by fyngyrz (#48470981) Attached to: Jackie Chan Discs Help Boost Solar Panel Efficiency

What's kind of funny is that the meme invokes Chuck Norris, a complete hack of a martial artist who came to fame in a time when crude technique was the general order of the day (Bruce Lee notably excepted.) Then you invoke Jackie Chan here, who is really pretty good; but you also disrespect Jet Li, who is nothing short of an awesome martial artist. 1-2-3 in skill inverted to 3-2-1 in offered kudos. All I can conclude is that the public has a very weird perception of martial artists.

Comment: Oh no, you di'nt go there... compulsion... (Score 2) 183

by fyngyrz (#48470933) Attached to: Jackie Chan Discs Help Boost Solar Panel Efficiency

Costs are often through the roof with these technologies; mounting complexities and steep installation costs result in flash peak expenses that only gutter out after years of trussing up the math in spreadsheets. Tiling the cells can shake out some additional margin, but just the thought of it gives me shingles.

Comment: Re:Oh, please (Score 1) 448

by fyngyrz (#48468423) Attached to: The Schizophrenic Programmer Who Built an OS To Talk To God

Sin is a perfectly reasonable social construct. The dictionary defines it as "Any reprehensible or regrettable action, behavior, lapse, etc.; great fault or offense." It is often used in the context of morals (another perfectly reasonable social construct), but not always.

Original sin is superstitious claptrap. The offspring of a heinous murderer is not, in any way, responsible or culpable for the acts of the parent via inheritance. Japanese and German nationals born after the end of WWII (and in many cases earlier) cannot be held responsible for the atrocities perpetrated by their ancestors -- the idea is fundamentally unsound.

Likewise, "Sinning before God" is utter nonsense. It carries all the significance and weight that "Sinning before the Easter Bunny" does. Both ideas gain only the weight that their communities, through delusion or disingenuity, care to arbitrarily assign to them. A good example is the assignment of sin to a person for wearing mixed fibers as a matter of theist dogma; it is purest meaningless claptrap. Delusion or disingenuity.

Comment: Re:Oh, please (Score 1) 448

by fyngyrz (#48468129) Attached to: The Schizophrenic Programmer Who Built an OS To Talk To God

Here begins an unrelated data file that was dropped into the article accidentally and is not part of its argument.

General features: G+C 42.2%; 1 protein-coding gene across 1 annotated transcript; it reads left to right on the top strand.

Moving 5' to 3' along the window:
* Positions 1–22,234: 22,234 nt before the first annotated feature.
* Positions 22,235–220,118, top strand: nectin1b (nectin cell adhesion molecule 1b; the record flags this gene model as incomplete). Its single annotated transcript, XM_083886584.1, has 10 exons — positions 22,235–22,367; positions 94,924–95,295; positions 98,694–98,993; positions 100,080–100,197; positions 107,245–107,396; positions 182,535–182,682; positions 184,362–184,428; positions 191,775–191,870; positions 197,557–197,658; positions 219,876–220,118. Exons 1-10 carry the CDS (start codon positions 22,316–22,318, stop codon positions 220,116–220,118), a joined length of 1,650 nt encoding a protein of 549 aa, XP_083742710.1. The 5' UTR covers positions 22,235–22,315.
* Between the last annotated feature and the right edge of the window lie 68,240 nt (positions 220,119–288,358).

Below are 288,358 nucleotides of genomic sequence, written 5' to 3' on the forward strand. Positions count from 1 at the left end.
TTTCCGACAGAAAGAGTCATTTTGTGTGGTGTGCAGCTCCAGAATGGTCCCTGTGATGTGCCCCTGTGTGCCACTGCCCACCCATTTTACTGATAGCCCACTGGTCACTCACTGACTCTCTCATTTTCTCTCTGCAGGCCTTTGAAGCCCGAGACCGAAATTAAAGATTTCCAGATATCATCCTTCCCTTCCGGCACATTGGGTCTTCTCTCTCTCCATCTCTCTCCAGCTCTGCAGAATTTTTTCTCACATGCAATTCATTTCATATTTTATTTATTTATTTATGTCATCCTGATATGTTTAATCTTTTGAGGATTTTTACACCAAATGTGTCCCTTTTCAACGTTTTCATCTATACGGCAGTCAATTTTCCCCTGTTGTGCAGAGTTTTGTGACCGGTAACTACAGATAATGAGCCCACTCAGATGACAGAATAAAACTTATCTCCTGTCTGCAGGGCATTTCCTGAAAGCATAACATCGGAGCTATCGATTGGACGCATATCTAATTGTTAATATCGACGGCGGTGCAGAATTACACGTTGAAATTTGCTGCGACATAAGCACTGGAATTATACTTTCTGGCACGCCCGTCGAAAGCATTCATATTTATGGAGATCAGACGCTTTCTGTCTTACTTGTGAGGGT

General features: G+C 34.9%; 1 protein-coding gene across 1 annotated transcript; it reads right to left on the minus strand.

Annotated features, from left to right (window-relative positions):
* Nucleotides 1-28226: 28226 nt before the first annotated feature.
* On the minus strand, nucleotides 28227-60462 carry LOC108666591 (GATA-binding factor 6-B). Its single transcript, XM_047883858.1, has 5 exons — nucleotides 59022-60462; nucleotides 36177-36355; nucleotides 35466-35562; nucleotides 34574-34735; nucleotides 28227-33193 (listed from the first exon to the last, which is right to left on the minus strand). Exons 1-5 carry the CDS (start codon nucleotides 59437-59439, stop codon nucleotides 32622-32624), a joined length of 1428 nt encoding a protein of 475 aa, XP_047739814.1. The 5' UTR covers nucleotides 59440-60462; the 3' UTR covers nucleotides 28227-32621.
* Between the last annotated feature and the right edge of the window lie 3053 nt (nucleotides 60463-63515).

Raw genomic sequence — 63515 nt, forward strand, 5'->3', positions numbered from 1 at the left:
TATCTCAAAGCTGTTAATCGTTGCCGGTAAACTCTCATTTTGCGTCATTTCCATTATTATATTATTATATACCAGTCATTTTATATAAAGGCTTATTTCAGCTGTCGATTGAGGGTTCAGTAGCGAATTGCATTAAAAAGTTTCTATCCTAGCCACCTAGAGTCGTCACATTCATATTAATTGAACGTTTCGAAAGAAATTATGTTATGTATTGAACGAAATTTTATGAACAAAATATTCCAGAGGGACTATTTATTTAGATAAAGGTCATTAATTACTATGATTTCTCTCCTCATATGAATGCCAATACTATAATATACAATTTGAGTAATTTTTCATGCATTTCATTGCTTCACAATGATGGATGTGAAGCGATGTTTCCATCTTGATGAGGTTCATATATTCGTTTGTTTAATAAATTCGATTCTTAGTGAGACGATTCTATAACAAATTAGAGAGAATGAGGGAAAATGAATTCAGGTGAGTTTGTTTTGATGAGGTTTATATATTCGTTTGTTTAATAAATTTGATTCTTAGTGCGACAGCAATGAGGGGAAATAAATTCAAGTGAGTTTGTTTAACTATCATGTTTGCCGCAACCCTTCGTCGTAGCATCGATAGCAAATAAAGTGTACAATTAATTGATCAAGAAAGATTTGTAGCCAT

Mental health issues are not cut-and-dried.

Agreed. But racism is. When an animal is rabid, you put it down. It's not the animal's fault, but it's dangerous. With racism, you don't make excuses for the perpetrator -- you call it what it is and you don't encourage or make up reasons why it's ok -- it bloody well isn't ok, and it makes absolutely no difference as to why it's being put forth. Racism deserves zero social support, direct or indirect. Zero.

When mental illness foments, supports or creates hate and divisiveness, the situation has escalated beyond any reasonable level of tolerance. "Living with it" transforms abruptly from a kindness to abject stupidity. Even the very weakest grasp of history tells us that racism never, ever leads anywhere worthy, and that's the upside. The downside is absolutely horrific.

Try living with a serious mental illness for a while and then get back to us, mkay

Don't make baseless assumptions, m'kay? You'll spend less time savoring the taste of your own shoes, deluded into thinking that is the flavor of rhetorical success.

Comment: Re:Past time for AV recording of police actions (Score 1) 1087

by fyngyrz (#48464705) Attached to: Officer Not Charged In Michael Brown Shooting

Did you know that police work isn't even in the top ten jobs with the most risk of death? Check it out, starting with most dangerous and ending with the least:

  1. Construction workers
  2. Farmers and ranchers
  3. Drivers, truck drivers
  4. Electrical power line workers
  5. Sanitation workers - trash collectors
  6. Steel workers
  7. Roofers
  8. Pilots and flight engineers
  9. Fishermen
  10. Loggers

Furthermore, most police officer deaths occur in traffic accidents. Not in conflict with an aggressor.

(Source: National census of fatal occupational injuries, 2012)

Personally, I see no reason for a beat/patrolcar cop to carry a weapon at all. Particularly as the evidence shows they're far too willing to use them in non-life threatening situations -- just like this one.

Furthermore, with tasers readily available, many situations that might call for submission of a more powerful (or skilled) individual are still controllable without resorting to the extremes of discharging a firearm.

There's also something to be said for the idea of criminals knowing the cop isn't going to kill them, so it isn't nearly as attractive to kill the cop to prevent that. The fact is, if you think the cop is going to kill you, there's absolutely no downside to killing them first. It is a situation set up in the way most likely to fail.

It's going to get worse, too, as the trend is to more heavily arm the cops -- don't think for a moment that the response won't be more heavily armed criminals. It's as inevitable as the next sunrise.

But you're right. The odds of anything changing are very low. The American Couch Potato League likes armed cops, and they like it when cops do whatever they like -- they absolutely lap up movies and television shows where cops step outside the boundaries of the law, as well as vigilante scenarios. Until, of course, they are the victims. But by that time, they're embroiled with the system, and it's far too late. No one pays known criminals any mind. They're subhuman, after all. And they must have done something to deserve it, even if they "get off" or "plead out."

Things equal to nothing else are equal to each other.